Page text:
In this helpful guide, learn how to use the Kendo UI grid widget in AngularJS projects. It includes code snippets, a sample app and links to other relevant resources.
With the continuously growing popularity of the AngularJS framework, the need for ready-to-use components grows as well. Our Kendo UI framework provides just that by enabling developers to easily create complex AngularJS UI.
All you have to do to add Kendo UI Grid (or any other widget from the Kendo UI suite) to your AngularJS application is to include the proper Kendo UI libraries (Example 1) and declare dependency on “kendo.directives” (Example 2):
Once you have the right setup, adding the grid is as simple as including the kendo-grid directive to the element where the widget will be rendered:
There are several approaches that could be used for configuring the widget, but we will take a look at the one where all options are defined in the controller. For this scenario we are using the k-options attribute to specify the object with the defined options:
You can test and examine the entire example in this dojo.
Creating a grid structure in AngularJS could be easily achieved with ng-repeat, for example, but implementing complex functionality for it would be a huge and time consuming task. Here is where the 100+ built-in features of Kendo UI Grid that can be enabled and defined “the Angular way” come in handy. Here are just a few of them:
Other time-savers include the flexibility of data binding options and the variety of user-customizable templates that the grid widget supports. Whether you decide to go with local or remote data (Web Service, WebSocket, SignalR, Telerik Backend Services, etc.), to create a DataSource object on your own, or allow the widget to create it internally, data binding and enabling CRUD operations is as easy as it gets in the context of displaying and editing data.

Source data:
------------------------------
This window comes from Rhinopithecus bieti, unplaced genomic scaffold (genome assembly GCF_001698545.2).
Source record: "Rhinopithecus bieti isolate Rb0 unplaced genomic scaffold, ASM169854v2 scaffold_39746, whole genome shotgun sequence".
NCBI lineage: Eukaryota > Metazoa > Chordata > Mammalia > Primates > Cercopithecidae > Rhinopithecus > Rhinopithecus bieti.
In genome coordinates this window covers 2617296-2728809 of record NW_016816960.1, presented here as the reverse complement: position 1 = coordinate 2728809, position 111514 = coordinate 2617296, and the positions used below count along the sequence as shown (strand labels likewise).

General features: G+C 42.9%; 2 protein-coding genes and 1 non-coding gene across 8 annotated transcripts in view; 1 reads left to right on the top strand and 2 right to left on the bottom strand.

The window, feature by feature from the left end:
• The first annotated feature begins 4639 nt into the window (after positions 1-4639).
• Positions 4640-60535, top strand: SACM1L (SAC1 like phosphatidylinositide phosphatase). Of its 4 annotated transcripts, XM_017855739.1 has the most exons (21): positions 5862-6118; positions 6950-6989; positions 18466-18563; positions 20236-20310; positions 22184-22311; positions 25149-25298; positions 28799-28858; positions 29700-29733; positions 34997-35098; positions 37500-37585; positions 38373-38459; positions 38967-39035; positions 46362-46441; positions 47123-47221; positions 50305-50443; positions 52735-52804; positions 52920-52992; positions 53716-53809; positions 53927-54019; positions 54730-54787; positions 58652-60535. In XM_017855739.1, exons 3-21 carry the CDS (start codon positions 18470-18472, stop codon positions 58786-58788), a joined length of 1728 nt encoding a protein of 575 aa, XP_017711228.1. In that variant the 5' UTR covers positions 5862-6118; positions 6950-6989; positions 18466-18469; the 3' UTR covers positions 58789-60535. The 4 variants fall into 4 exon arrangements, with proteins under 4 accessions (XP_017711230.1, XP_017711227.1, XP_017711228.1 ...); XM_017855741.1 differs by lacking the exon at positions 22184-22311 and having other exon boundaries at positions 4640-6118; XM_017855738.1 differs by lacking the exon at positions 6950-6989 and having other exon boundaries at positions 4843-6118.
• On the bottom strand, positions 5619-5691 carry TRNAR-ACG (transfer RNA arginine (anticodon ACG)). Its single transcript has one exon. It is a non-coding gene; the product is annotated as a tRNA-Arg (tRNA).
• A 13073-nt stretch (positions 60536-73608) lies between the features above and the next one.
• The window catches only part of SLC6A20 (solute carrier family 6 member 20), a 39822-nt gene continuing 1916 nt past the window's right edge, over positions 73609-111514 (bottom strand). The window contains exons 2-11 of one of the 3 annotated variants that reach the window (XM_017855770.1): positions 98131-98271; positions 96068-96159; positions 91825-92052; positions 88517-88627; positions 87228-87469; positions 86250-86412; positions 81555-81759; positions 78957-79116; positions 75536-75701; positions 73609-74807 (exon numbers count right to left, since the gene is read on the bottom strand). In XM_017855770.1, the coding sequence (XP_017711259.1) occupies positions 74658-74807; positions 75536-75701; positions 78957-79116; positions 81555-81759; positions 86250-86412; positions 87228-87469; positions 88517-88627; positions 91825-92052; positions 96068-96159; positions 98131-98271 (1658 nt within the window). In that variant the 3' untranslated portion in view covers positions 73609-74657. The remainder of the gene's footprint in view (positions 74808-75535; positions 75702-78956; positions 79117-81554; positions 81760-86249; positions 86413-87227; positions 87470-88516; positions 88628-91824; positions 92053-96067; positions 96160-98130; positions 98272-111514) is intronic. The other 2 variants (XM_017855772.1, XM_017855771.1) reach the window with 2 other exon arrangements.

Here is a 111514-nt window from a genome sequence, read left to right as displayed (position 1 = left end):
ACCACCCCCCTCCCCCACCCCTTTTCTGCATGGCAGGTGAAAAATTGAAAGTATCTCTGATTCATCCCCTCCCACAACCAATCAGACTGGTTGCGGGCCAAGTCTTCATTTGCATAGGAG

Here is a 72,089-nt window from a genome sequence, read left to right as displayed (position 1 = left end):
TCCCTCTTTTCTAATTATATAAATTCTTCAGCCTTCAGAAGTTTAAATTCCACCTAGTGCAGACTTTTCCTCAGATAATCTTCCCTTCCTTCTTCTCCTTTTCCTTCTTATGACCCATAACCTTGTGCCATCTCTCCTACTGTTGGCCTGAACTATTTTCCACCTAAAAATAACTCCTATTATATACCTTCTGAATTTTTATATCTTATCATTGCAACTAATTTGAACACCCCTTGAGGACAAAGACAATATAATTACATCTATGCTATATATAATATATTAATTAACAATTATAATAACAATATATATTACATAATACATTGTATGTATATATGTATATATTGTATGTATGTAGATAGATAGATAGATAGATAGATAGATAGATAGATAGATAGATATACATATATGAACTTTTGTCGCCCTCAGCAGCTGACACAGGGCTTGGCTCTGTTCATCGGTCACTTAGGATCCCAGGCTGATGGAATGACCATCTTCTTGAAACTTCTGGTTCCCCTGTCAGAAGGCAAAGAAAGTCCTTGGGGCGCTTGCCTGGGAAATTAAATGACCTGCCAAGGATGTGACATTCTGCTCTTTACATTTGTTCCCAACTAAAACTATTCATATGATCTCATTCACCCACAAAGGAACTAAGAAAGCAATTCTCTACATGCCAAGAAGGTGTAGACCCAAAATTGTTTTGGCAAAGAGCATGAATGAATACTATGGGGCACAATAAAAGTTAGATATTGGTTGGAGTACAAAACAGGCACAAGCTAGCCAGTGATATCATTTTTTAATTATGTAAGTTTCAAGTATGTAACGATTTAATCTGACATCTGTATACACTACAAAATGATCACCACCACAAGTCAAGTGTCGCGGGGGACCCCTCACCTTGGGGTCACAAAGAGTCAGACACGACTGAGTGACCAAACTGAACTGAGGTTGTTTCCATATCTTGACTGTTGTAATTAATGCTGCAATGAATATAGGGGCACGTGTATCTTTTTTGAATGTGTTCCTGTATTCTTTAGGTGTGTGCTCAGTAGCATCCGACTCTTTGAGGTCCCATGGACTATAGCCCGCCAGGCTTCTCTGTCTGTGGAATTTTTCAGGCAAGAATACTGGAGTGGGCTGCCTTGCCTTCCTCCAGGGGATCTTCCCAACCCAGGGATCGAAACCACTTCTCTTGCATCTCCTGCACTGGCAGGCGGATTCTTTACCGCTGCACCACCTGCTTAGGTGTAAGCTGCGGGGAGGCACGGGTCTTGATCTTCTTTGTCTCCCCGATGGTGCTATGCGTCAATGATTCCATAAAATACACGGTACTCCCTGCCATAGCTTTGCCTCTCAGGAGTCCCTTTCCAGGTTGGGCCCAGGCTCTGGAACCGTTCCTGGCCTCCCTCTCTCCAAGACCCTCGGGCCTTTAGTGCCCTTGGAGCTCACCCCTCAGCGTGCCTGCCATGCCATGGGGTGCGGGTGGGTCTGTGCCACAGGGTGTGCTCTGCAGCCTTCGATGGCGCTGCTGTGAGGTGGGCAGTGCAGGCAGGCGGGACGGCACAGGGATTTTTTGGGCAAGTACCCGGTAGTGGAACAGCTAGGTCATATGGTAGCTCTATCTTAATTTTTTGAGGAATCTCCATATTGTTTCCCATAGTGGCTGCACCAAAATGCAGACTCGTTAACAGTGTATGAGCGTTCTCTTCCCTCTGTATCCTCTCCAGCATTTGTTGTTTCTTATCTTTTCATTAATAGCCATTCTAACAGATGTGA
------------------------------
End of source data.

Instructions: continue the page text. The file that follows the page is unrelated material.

As for the templates, they allow you to customize almost every element of the grid: headers, footers, cells, rows, editors, filters, detail rows and more.
Very often you will need a reference to the widget in order to call methods or retrieve some information from your controller. To get that reference in the controller you just need to assign a name to the kendo-grid attribute:
Once you have set a name to the kendo-grid attribute, you can access the object as a scope variable:
This is a very common requirement and there is a perfect attribute that allows nesting Kendo UI widgets in AngularJS. The main problem with nested widgets is the sequence of their initialization, and this is what the k-ng-delay directive resolves. With the k-ng-delay directive you can ensure that the parent widget is initialized before you initialize the nested one. This directive is also useful for creating dynamic column structure, based on definition coming from the server.
Yes, you can test the Kendo UI Grid widget in an AngularJS application in the following online demo. Since the kendo-grid directive initializes Kendo UI Grid, you can take a look at the other online demos for the Grid and familiarize yourself with the available features that the widget exposes.
For a more comprehensive AngularJS Kendo UI demo, take a look at our sample app, showcasing some of the most popular Kendo UI widgets, such as Scheduler, Grid, TabStrip, Charts and Map in a real world scenario.
The Kendo UI Grid and its AngularJS integration is officially supported as part of the Kendo UI product. More information on the product and the available plans could be found here.
The Kendo UI Grid comes with a set of 16 built-in themes, which can be applied by adding the corresponding CSS file for that particular theme. In addition to the built-in themes, we have created the online Kendo UI Theme Builder, which allows you to further customize the appearance of the widgets by using a built-in theme as a starting point.
Currently, Kendo UI supports AngularJS 1.x. For Angular 2, our goal is to rebuild the Kendo UI widgets and make them true UI components by the Angular 2 definition, with no jQuery dependency. Angular 2 support for Kendo UI Grid is expected at the end of 2016. See the full roadmap.
Konstantin Dikov is a Tech Support Engineer on the Kendo UI Team, and has been working with Kendo UI and Telerik UI products since 2013. He is passionate about music, literature, drawing and breakthrough technologies.
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